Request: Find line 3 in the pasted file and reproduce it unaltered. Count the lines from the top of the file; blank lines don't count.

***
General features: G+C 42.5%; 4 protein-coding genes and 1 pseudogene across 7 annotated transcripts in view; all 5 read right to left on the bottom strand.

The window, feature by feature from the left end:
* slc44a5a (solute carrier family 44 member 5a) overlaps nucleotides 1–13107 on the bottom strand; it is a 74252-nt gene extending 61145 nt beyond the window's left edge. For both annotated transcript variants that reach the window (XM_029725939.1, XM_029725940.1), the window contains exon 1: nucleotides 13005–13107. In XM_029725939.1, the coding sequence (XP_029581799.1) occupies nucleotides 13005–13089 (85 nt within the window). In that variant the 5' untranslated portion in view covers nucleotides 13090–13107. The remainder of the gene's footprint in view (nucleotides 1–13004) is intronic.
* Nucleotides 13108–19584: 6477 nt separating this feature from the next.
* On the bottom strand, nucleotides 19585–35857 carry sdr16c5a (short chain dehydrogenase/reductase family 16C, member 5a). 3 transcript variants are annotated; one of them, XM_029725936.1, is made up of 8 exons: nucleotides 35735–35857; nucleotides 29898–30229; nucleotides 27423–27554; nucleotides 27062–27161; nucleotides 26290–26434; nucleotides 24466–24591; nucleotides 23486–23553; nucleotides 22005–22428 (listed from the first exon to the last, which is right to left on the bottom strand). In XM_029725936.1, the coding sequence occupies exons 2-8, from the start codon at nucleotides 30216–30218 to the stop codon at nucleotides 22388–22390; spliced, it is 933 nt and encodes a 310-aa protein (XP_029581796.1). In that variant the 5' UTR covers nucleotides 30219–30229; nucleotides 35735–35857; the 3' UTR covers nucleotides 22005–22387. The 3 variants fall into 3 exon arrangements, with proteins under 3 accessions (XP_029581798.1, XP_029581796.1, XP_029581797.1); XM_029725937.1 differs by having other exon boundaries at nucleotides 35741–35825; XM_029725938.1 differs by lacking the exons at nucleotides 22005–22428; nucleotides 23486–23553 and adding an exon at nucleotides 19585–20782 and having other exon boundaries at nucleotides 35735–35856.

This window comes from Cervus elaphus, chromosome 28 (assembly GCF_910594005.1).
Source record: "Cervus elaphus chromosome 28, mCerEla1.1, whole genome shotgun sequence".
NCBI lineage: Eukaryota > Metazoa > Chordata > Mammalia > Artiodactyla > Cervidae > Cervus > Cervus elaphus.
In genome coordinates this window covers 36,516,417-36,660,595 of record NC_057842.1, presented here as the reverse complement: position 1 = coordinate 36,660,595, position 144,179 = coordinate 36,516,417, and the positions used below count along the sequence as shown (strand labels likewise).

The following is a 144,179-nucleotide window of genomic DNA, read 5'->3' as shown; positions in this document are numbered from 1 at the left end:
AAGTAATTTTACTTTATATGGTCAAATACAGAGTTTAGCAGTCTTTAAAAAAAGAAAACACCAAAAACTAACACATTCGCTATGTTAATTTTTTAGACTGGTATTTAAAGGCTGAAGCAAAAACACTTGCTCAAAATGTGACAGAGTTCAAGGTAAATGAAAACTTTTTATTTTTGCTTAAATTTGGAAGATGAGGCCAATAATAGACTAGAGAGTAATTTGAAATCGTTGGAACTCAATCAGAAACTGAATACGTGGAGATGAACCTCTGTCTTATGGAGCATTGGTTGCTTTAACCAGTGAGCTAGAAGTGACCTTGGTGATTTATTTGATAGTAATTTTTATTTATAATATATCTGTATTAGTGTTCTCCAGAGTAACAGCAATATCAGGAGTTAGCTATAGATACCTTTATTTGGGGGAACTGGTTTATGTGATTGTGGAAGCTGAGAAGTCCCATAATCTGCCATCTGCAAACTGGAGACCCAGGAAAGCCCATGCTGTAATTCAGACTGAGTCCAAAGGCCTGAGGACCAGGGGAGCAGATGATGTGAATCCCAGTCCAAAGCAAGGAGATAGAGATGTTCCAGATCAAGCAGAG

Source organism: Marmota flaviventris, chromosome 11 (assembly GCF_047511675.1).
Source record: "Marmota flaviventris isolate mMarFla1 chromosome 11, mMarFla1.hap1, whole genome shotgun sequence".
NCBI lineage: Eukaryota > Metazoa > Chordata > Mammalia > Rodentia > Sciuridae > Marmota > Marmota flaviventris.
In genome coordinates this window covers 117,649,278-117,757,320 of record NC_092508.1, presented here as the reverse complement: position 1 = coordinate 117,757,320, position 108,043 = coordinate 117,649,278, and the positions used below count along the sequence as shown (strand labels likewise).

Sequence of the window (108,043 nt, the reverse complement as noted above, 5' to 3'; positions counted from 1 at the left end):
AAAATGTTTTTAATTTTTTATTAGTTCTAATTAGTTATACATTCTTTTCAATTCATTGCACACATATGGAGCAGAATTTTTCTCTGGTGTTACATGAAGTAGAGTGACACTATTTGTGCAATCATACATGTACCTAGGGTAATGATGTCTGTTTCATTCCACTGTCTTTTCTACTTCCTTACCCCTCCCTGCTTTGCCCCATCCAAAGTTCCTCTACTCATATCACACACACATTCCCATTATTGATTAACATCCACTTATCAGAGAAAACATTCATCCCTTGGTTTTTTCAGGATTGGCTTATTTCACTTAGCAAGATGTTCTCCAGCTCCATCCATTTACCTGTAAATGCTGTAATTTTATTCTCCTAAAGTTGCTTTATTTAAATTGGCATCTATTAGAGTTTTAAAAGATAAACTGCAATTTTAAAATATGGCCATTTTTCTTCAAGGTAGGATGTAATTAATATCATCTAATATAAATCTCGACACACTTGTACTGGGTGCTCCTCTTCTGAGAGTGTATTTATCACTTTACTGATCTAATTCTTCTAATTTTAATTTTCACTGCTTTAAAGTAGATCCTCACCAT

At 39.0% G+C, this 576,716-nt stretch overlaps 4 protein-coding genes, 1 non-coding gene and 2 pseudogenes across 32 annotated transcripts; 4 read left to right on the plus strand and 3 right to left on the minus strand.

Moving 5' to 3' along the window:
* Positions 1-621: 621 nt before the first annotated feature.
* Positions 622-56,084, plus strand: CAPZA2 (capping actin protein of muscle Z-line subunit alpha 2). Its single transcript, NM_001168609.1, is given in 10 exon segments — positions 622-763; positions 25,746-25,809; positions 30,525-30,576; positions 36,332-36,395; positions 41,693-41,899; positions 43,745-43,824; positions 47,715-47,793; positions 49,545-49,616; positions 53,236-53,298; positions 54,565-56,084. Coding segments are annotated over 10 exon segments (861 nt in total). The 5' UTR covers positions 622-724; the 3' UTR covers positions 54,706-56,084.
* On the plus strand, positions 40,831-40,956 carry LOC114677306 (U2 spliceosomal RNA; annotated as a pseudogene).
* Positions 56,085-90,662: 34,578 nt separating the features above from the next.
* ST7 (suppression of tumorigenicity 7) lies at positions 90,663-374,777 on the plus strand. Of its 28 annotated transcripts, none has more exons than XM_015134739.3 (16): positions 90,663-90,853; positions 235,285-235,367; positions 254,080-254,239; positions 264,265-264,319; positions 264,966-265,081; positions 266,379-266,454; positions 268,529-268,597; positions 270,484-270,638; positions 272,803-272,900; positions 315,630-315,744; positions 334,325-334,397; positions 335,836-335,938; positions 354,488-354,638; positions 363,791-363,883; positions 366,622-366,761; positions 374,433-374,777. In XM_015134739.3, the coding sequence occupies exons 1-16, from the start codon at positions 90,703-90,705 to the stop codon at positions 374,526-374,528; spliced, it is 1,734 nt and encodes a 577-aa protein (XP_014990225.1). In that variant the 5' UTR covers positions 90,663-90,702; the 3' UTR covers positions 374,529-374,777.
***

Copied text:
* slc44a5a (solute carrier family 44 member 5a) overlaps nucleotides 1–13107 on the bottom strand; it is a 74252-nt gene extending 61145 nt beyond the window's left edge. For both annotated transcript variants that reach the window (XM_029725939.1, XM_029725940.1), the window contains exon 1: nucleotides 13005–13107. In XM_029725939.1, the coding sequence (XP_029581799.1) occupies nucleotides 13005–13089 (85 nt within the window). In that variant the 5' untranslated portion in view covers nucleotides 13090–13107. The remainder of the gene's footprint in view (nucleotides 1–13004) is intronic.